One change at a time
In car racing, drivers are taught not to hit the brakes and turn the wheel at the same time. The tires don’t have enough traction to make major changes to both direction and speed at once.
Integrating a data team into a biotech organization requires a similar rule for changing the technology and the processes around it. New software for collecting sample metadata require new lab processes to collect it at the right point in the experiment. New analysis tools need to be incorporated into bench scientists’ post-experiment workflows. New predictive models require new ways of designing and evaluating experiments.
Any change takes time and energy to get people on board and moving in the same direction. But changes to technology require a different kind of time and energy than changes to process. One involves mostly design and coding. The other involves mostly talking to people. It’s possible to do both at once, but switching between the two modes can be quite difficult.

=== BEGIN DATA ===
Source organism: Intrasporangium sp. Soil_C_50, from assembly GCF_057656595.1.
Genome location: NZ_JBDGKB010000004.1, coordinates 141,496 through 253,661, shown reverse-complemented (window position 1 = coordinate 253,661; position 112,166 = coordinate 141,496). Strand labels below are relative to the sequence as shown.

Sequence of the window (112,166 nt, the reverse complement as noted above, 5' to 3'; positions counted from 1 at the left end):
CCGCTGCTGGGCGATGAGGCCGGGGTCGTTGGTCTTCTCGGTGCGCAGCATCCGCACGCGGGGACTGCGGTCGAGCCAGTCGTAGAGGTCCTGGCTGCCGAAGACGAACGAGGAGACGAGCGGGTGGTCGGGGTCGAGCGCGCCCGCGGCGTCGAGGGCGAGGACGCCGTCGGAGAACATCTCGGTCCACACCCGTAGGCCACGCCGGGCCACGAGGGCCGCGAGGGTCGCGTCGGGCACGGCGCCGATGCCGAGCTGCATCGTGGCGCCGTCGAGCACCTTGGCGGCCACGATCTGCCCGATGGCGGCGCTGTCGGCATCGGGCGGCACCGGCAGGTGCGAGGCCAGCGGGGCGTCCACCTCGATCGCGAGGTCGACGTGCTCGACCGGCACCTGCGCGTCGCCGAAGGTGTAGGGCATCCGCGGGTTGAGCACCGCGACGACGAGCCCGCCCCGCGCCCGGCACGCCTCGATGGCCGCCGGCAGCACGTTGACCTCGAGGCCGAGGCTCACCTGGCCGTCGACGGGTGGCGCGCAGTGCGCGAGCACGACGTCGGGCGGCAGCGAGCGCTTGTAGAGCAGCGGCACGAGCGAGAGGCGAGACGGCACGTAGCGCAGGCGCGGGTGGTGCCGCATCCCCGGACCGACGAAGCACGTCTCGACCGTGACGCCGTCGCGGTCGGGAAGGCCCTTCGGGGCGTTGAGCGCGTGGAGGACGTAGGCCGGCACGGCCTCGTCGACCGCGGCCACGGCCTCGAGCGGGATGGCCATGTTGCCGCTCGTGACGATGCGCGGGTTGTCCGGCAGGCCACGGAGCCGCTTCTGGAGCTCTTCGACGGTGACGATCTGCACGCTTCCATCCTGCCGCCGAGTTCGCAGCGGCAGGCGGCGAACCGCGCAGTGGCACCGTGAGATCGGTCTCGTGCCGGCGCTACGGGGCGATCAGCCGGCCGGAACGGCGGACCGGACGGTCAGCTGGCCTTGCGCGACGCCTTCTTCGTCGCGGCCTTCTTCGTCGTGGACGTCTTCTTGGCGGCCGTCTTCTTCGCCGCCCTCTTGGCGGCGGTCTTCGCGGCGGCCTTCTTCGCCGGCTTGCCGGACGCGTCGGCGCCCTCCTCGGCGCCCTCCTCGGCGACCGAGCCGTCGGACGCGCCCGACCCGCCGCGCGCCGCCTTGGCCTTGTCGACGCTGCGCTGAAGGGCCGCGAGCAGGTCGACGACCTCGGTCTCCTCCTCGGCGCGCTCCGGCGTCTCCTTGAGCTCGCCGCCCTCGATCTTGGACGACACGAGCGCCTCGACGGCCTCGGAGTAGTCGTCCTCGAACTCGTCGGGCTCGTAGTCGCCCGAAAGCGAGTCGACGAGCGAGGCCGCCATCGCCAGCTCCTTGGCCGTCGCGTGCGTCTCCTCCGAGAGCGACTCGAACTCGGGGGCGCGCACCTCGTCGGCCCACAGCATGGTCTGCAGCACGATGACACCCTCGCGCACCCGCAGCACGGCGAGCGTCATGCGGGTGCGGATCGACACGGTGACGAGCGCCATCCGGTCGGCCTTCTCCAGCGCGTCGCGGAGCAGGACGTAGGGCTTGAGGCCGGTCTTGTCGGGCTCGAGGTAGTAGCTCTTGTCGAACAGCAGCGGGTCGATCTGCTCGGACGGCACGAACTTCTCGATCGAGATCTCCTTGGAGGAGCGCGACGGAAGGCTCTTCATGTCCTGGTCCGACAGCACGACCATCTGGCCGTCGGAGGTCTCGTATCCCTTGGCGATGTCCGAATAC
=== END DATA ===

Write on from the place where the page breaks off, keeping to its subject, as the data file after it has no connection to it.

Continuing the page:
Often, there are ways to handle them in separate steps. Start with a mostly manual prototype to shift the process, before you build the automation. Build a version of the tool that fits into existing workflows before you shift the process to use it more effectively. By focusing each change on either technology or process, you can maintain enough traction to stay on the track.